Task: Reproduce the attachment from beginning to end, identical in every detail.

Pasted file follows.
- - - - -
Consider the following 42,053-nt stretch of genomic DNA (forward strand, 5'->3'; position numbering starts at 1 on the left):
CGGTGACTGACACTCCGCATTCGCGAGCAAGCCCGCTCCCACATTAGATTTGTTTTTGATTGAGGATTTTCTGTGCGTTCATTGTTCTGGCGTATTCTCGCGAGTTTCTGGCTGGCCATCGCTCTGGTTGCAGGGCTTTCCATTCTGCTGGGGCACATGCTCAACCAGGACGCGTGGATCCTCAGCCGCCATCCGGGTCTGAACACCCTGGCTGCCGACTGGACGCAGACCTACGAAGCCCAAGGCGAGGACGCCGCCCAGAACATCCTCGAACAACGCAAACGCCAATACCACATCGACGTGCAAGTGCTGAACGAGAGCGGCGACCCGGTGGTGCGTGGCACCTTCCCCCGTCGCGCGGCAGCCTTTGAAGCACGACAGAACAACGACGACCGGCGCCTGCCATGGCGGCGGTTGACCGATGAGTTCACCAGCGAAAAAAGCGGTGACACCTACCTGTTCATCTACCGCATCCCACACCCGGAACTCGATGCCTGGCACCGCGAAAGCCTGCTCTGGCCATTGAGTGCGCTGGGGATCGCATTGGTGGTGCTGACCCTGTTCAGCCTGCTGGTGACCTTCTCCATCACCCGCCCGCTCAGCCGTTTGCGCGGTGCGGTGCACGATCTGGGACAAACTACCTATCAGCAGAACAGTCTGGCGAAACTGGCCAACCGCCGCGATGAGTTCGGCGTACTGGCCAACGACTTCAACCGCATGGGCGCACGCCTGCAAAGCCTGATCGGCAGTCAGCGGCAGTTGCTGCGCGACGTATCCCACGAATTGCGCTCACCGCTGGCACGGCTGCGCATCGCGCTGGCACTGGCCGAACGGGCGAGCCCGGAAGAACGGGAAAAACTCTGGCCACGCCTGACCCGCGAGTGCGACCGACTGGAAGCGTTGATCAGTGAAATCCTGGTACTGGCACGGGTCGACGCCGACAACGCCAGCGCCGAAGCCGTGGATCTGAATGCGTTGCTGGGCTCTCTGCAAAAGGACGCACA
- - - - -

Consider the following 42,053-nt stretch of genomic DNA (forward strand, 5'->3'; position numbering starts at 1 on the left):
CGGTGACTGACACTCCGCATTCGCGAGCAAGCCCGCTCCCACATTAGATTTGTTTTTGATTGAGGATTTTCTGTGCGTTCATTGTTCTGGCGTATTCTCGCGAGTTTCTGGCTGGCCATCGCTCTGGTTGCAGGGCTTTCCATTCTGCTGGGGCACATGCTCAACCAGGACGCGTGGATCCTCAGCCGCCATCCGGGTCTGAACACCCTGGCTGCCGACTGGACGCAGACCTACGAAGCCCAAGGCGAGGACGCCGCCCAGAACATCCTCGAACAACGCAAACGCCAATACCACATCGACGTGCAAGTGCTGAACGAGAGCGGCGACCCGGTGGTGCGTGGCACCTTCCCCCGTCGCGCGGCAGCCTTTGAAGCACGACAGAACAACGACGACCGGCGCCTGCCATGGCGGCGGTTGACCGATGAGTTCACCAGCGAAAAAAGCGGTGACACCTACCTGTTCATCTACCGCATCCCACACCCGGAACTCGATGCCTGGCACCGCGAAAGCCTGCTCTGGCCATTGAGTGCGCTGGGGATCGCATTGGTGGTGCTGACCCTGTTCAGCCTGCTGGTGACCTTCTCCATCACCCGCCCGCTCAGCCGTTTGCGCGGTGCGGTGCACGATCTGGGACAAACTACCTATCAGCAGAACAGTCTGGCGAAACTGGCCAACCGCCGCGATGAGTTCGGCGTACTGGCCAACGACTTCAACCGCATGGGCGCACGCCTGCAAAGCCTGATCGGCAGTCAGCGGCAGTTGCTGCGCGACGTATCCCACGAATTGCGCTCACCGCTGGCACGGCTGCGCATCGCGCTGGCACTGGCCGAACGGGCGAGCCCGGAAGAACGGGAAAAACTCTGGCCACGCCTGACCCGCGAGTGCGACCGACTGGAAGCGTTGATCAGTGAAATCCTGGTACTGGCACGGGTCGACGCCGACAACGCCAGCGCCGAAGCCGTGGATCTGAATGCGTTGCTGGGCTCTCTGCAAAAGGACGCACA